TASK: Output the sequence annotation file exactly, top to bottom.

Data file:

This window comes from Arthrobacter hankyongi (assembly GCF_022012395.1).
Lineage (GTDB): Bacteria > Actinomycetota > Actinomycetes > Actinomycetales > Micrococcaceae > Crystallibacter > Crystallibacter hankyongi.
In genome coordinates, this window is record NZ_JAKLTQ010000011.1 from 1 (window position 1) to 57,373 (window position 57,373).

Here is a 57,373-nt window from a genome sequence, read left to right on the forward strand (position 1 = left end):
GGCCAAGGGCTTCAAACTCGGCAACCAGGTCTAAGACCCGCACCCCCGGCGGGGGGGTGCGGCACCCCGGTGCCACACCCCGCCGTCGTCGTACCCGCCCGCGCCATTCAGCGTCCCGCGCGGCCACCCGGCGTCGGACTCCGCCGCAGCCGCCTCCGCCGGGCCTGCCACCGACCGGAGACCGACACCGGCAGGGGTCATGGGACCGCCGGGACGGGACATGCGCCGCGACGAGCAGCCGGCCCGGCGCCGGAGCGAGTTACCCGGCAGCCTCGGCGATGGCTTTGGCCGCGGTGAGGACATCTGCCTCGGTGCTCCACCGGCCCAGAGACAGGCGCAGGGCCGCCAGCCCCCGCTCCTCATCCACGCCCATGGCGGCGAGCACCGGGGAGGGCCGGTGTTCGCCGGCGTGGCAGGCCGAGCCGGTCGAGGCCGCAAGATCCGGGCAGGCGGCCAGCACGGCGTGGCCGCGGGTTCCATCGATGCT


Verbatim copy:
This window comes from Arthrobacter hankyongi (assembly GCF_022012395.1).
Lineage (GTDB): Bacteria > Actinomycetota > Actinomycetes > Actinomycetales > Micrococcaceae > Crystallibacter > Crystallibacter hankyongi.
In genome coordinates, this window is record NZ_JAKLTQ010000011.1 from 1 (window position 1) to 57,373 (window position 57,373).

Here is a 57,373-nt window from a genome sequence, read left to right on the forward strand (position 1 = left end):
GGCCAAGGGCTTCAAACTCGGCAACCAGGTCTAAGACCCGCACCCCCGGCGGGGGGGTGCGGCACCCCGGTGCCACACCCCGCCGTCGTCGTACCCGCCCGCGCCATTCAGCGTCCCGCGCGGCCACCCGGCGTCGGACTCCGCCGCAGCCGCCTCCGCCGGGCCTGCCACCGACCGGAGACCGACACCGGCAGGGGTCATGGGACCGCCGGGACGGGACATGCGCCGCGACGAGCAGCCGGCCCGGCGCCGGAGCGAGTTACCCGGCAGCCTCGGCGATGGCTTTGGCCGCGGTGAGGACATCTGCCTCGGTGCTCCACCGGCCCAGAGACAGGCGCAGGGCCGCCAGCCCCCGCTCCTCATCCACGCCCATGGCGGCGAGCACCGGGGAGGGCCGGTGTTCGCCGGCGTGGCAGGCCGAGCCGGTCGAGGCCGCAAGATCCGGGCAGGCGGCCAGCACGGCGTGGCCGCGGGTTCCATCGATGCT